FDIC Law, Regulations, Related Acts
5000 - Statements of Policy
Guidelines for Appeals of Material Supervisory Determinations
Section 309(a) of the Riegle Community Development and Regulatory Improvement Act of 1994 (Public Law 103--325, 108 Stat. 2160) ("Riegle Act") required the Federal Deposit Insurance Corporation ("FDIC") to establish an independent intra-agency appellate process to review material supervisory determinations made at insured depository institutions that it supervises. The Guidelines for Appeals of Material Supervisory Determinations ("guidelines") describe the types of determinations that are eligible for review and the process by which appeals will be considered and decided. The procedures set forth in these guidelines establish an appeals process for the review of material supervisory determinations by the Supervision Appeals Review Committee ("SARC").
B. SARC Membership
The following individuals comprise the three (3) voting members of the SARC: (1) One inside FDIC Board member, either the Chairperson, the Vice Chairperson, or the FDIC Director (Appointive), as designated by the FDIC Chairperson (this person would serve as the Chairperson of the SARC); and (2) one deputy or special assistant to each of the inside FDIC Board members who are not designated as the SARC Chairperson. The General Counsel is a non-voting member of the SARC. The FDIC Chairperson may designate alternate member(s) to the SARC if there are vacancies so long as the alternate member was not involved in making or affirming the material supervisory determination under review. A member of the SARC may designate and authorize the most senior member of his or her staff within the substantive area of responsibility related to cases before the SARC to act on his or her behalf.
C. Institutions Eligible To Appeal
The guidelines apply to the insured depository institutions that the FDIC supervises (i.e., insured State nonmember banks and insured branches of foreign banks) and also to other insured depository institutions with respect to which the FDIC makes material supervisory determinations.
D. Determinations Subject To Appeal
An institution may appeal any material supervisory determination pursuant to the procedures set forth in these guidelines. Material supervisory determinations include:
(a) CAMELS ratings under the Uniform Financial Institutions Rating System;
(b) IT ratings under the Uniform Interagency Rating System for Data Processing Operations;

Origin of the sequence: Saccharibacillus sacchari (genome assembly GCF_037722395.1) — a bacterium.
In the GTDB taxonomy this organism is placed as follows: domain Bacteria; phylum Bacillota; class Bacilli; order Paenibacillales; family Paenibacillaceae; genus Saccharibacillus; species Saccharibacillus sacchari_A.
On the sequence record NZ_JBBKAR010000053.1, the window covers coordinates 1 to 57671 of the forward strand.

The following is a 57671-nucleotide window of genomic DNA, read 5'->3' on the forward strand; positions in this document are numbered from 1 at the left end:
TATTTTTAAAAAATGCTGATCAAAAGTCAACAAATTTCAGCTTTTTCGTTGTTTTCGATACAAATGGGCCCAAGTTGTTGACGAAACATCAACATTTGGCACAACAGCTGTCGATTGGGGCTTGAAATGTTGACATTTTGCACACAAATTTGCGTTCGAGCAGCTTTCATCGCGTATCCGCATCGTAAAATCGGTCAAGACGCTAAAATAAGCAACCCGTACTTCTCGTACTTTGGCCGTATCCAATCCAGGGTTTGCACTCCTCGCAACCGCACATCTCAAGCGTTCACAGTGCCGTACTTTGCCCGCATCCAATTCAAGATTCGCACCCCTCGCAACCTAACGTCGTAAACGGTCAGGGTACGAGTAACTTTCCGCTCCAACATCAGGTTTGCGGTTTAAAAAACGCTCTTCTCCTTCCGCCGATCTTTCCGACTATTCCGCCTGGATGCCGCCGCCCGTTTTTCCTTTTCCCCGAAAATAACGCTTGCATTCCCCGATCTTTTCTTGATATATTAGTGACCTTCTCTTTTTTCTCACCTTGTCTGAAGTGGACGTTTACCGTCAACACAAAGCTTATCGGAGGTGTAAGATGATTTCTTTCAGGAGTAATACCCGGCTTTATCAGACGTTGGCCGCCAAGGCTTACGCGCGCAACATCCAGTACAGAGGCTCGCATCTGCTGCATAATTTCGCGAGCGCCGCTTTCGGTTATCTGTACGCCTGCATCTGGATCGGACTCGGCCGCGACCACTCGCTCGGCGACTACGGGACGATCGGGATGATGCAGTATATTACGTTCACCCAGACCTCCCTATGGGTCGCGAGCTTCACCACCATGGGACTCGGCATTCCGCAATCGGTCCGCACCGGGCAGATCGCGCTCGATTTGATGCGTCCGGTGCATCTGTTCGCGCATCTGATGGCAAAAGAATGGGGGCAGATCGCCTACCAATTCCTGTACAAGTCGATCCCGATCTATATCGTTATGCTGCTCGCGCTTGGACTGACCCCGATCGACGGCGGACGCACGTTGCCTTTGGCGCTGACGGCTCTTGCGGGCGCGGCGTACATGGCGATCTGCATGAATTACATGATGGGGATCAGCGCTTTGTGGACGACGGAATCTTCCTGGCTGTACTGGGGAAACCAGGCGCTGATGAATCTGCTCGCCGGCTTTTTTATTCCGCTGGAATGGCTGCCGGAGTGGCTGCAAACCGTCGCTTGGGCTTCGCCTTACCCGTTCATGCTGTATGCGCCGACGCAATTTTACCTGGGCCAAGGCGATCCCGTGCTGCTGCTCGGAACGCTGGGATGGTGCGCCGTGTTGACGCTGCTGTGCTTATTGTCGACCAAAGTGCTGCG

(c) Trust ratings under the Uniform Interagency Trust Rating System;
(d) CRA ratings under the Revised Uniform Interagency Community Reinvestment Act Assessment Rating System;
(e) Consumer compliance ratings under the Uniform Interagency Consumer Compliance Rating System;
(f) Registered transfer agent examination ratings;
(g) Government securities dealer examination ratings;
(h) Municipal securities dealer examination ratings;
(i) Determinations relating to the adequacy of loan loss reserve provisions;
(j) Classifications of loans and other assets in dispute the amount of which, individually or in the aggregate, exceeds 10 percent of an institution's total capital;
(k) Determinations relating to violations of a statute or regulation that may impact the capital, earnings, or operating flexibility of an institution, or otherwise affect the nature and level of supervisory oversight accorded an institution;
(l) Truth in Lending (Regulation Z) restitution;
(m) Filings made pursuant to 12 C.F.R. § 303.11(f), for which a Request for Reconsideration has been granted, other than denials of a change in bank control, change in senior executive officer or board of directors, or denial of an application pursuant to section 19 of the FDI Act (which are contained in 12 C.F.R. § 308, subparts D, L, and M, respectively), if the filing was originally denied by the Director, Deputy Director, or Associate Director of the Division of Supervision and Consumer Protection; and
(n) Any other supervisory determination (unless otherwise not eligible for appeal) that may impact the capital, earnings, operating flexibility, or capital category for prompt corrective action purposes of an institution, or otherwise affect the nature and level of supervisory oversight accorded an institution.
Material supervisory determinations do not include:
(a) Decisions to appoint a conservator or receiver for an insured depository institution;
(b) Decisions to take prompt corrective action pursuant to section 38 of the Federal Deposit Insurance Act, 12 U.S.C. § 1831o;
(c) Determinations for which other appeals procedures exist (such as determinations of deposit insurance assessment risk classifications and payment calculations);
(d) Decisions to initiate informal enforcement actions (such as memoranda of understanding); and
(e) Formal enforcement-related actions and decisions, including determinations and the underlying facts and circumstances that form the basis of a recommended or pending formal enforcement action, and FDIC determinations regarding compliance with an existing formal enforcement action.
A formal enforcement-related action or decision commences, and therefore becomes unappealable, when the FDIC initiates a formal investigation under 12 U.S.C. § 1820(c) or provides written notice to the bank indicating its intention to pursue available formal enforcement remedies under applicable statutes or published enforcement-related policies of the FDIC, including written notice of a referral to the Attorney General or a notice to the Secretary of Housing and Urban Development for violations of the Equal Credit Opportunity Act or the Fair Housing Act. For the purposes of these guidelines, remarks in a Report of Examination do not constitute written notice of intent to pursue formal enforcement remedies.